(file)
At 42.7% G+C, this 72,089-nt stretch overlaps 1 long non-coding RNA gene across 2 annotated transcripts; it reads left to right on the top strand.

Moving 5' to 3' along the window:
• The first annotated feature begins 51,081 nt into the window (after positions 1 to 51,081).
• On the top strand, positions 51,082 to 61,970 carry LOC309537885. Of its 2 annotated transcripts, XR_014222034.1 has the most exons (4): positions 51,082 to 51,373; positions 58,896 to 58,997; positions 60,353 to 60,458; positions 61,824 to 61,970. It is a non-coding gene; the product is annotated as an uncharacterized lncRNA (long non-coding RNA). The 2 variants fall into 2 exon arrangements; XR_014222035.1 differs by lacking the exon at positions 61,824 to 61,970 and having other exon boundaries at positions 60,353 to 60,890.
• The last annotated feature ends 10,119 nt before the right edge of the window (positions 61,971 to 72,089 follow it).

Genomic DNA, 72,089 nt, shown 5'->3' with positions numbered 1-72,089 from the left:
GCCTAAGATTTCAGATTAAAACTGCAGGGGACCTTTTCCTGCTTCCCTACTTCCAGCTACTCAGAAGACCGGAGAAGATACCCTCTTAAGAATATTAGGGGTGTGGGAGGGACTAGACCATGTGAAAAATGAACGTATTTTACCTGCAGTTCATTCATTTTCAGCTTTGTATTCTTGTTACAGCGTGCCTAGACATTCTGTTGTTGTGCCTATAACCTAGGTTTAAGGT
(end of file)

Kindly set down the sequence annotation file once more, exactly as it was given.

At 42.7% G+C, this 72,089-nt stretch overlaps 1 long non-coding RNA gene across 2 annotated transcripts; it reads left to right on the top strand.

Moving 5' to 3' along the window:
• The first annotated feature begins 51,081 nt into the window (after positions 1 to 51,081).
• On the top strand, positions 51,082 to 61,970 carry LOC309537885. Of its 2 annotated transcripts, XR_014222034.1 has the most exons (4): positions 51,082 to 51,373; positions 58,896 to 58,997; positions 60,353 to 60,458; positions 61,824 to 61,970. It is a non-coding gene; the product is annotated as an uncharacterized lncRNA (long non-coding RNA). The 2 variants fall into 2 exon arrangements; XR_014222035.1 differs by lacking the exon at positions 61,824 to 61,970 and having other exon boundaries at positions 60,353 to 60,890.
• The last annotated feature ends 10,119 nt before the right edge of the window (positions 61,971 to 72,089 follow it).

Genomic DNA, 72,089 nt, shown 5'->3' with positions numbered 1-72,089 from the left:
GCCTAAGATTTCAGATTAAAACTGCAGGGGACCTTTTCCTGCTTCCCTACTTCCAGCTACTCAGAAGACCGGAGAAGATACCCTCTTAAGAATATTAGGGGTGTGGGAGGGACTAGACCATGTGAAAAATGAACGTATTTTACCTGCAGTTCATTCATTTTCAGCTTTGTATTCTTGTTACAGCGTGCCTAGACATTCTGTTGTTGTGCCTATAACCTAGGTTTAAGGT